Can I Normally Eat 2 Days Before Colonoscopy

Can I Normally Eat 2 Days Before Colonoscopy

Can I Eat 2 Days Before Colonoscopy?

It is recommended to eat a low-fiber diet with laxatives 2-3 days before a colonoscopy for clearer visibility of potential problems. Low-fiber foods include:

  • Milk and milk products:
  • Buttermilk
  • Custard
  • Evaporated or powdered milk
  • Sour cream
  • Low-fat ice cream
  • Skim or low-fat milk
  • Sherbet
  • Smooth non-fat or low-fat yogurt without seeds, berries, rinds or nuts
  • Well-cooked vegetables without seeds (e.g., carrots, asparagus tips, green or wax beans, pumpkin, spinach, lima beans)
  • Lettuce
  • Potatoes without skin
  • Strained vegetable juice
  • Eggs
  • Smooth nut butter (such as creamy peanut butter)
  • Tofu
  • Tender, well-cooked chicken, turkey, lamb, lean, pork, veal, fish and seafood
  • Bread, bagels, rolls, crackers, pasta and cereals made from white or refined flour (e.g., crispy rice cereal and cornflakes)
  • Cooked cereals (farina and creamy rice)
  • White rice
  • Fruit juice without pulp (except prune juice)
  • Most canned, soft and pureed fruit without skin (except pineapple)
  • Peeled apple
  • Ripe banana or melons
  • Hard candy
  • Jell-O
  • Low-fat ice cream
  • Plain cake and plain cookies
  • Plain pudding and custard
  • Pretzels
  • Sherbet, popsicles
  • Coffee, tea
  • Sports drinks (such as Gatorade)
  • Water
  • Ketchup and mustard
  • Margarine, butter, oils, mayonnaise, sour cream and salad dressing
  • Plain gravies
  • Spices, cooked herbs, bouillon, broth and soups made with allowed vegetables
  • Sugar, clear jelly, honey and syrup
  • These foods are light on the stomach and easy to digest. Fiber can mask areas of the colon during a colonoscopy, so it should be avoided.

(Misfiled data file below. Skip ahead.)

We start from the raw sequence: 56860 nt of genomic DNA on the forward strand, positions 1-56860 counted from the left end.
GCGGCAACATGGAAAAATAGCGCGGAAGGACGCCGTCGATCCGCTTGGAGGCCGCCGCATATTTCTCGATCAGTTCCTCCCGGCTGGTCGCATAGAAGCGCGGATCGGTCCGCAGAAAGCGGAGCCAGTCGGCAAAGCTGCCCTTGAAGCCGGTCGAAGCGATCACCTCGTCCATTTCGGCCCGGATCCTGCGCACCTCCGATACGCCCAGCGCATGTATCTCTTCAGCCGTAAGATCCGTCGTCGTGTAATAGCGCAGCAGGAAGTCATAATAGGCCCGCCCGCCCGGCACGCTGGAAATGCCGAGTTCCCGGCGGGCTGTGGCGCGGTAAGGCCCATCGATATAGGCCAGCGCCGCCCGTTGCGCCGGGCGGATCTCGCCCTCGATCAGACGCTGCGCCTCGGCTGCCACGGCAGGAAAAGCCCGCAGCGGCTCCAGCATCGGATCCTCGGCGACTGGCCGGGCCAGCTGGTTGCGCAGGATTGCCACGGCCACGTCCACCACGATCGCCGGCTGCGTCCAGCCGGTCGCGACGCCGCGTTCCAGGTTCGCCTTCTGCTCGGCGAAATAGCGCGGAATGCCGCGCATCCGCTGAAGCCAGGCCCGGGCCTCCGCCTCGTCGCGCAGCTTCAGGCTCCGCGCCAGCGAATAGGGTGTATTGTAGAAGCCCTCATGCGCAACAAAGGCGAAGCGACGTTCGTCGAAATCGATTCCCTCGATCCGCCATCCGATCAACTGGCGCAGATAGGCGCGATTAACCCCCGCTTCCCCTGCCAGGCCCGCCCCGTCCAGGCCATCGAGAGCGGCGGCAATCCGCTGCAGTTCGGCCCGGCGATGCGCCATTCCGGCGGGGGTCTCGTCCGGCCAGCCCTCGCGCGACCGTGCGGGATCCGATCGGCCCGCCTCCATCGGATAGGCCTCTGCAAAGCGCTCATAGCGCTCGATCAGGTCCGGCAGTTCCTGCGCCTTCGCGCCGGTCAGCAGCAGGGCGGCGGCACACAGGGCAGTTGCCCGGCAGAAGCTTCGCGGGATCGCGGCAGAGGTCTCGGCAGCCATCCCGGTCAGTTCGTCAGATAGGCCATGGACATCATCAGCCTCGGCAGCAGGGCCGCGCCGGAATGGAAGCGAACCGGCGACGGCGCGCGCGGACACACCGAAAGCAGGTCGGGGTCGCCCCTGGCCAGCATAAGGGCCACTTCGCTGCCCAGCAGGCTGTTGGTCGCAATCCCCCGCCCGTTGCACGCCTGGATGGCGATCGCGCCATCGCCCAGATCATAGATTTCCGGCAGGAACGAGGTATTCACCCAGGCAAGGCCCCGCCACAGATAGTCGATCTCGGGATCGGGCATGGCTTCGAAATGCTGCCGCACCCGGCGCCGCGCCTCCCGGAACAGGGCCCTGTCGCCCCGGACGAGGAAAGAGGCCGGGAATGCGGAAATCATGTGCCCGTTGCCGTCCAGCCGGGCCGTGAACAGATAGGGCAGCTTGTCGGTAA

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    Foods to avoid before a colonoscopy include:

    • Milk and milk products:
    • Yogurt with seeds, berries, rinds, or nuts
  • Broccoli
  • Brussels sprouts
  • Cabbage and sauerkraut
  • Cauliflower
  • Corn
  • Fried vegetables
  • Greens (mustard, turnip, collards)
  • Mushrooms
  • Okra
  • Onions
  • Peppers
  • Potato skins
  • Raw vegetables, except lettuce
  • Winter squash
  • Chunky nut butter
  • Dried, canned or frozen legumes (such as beans, peas and lentils)
  • Nuts or seeds
  • Tough or chewy cuts of meat
  • Brown rice and wild rice
  • Cereals made from whole grains
  • Grain products made with seeds or nuts
  • Whole-wheat or whole-grain bread, rolls, crackers or pasta
  • All raw fruits except peeled apple, ripe bananas and melon
  • Canned berries and cherries
  • Dried fruits, including raisins
  • Prunes and prune juice
  • All desserts containing nuts, seeds, dried fruit or coconut or made from whole grain or bran
  • Candy made with nuts or seeds
  • Jam, marmalade and preserves
  • Pickles, olives, relish, horseradish
  • Popcorn
  • Dried peas (including split or black-eyed)
  • Dried beans (including kidney, pinto or garbanzo or chickpea)
  • Lentils
  • Any other legume
  • The best methods of cooking are simmering, poaching, braising, stewing, and steaming. Frying and grilling should be avoided as they can make food difficult to digest.

    What is a colonoscopy?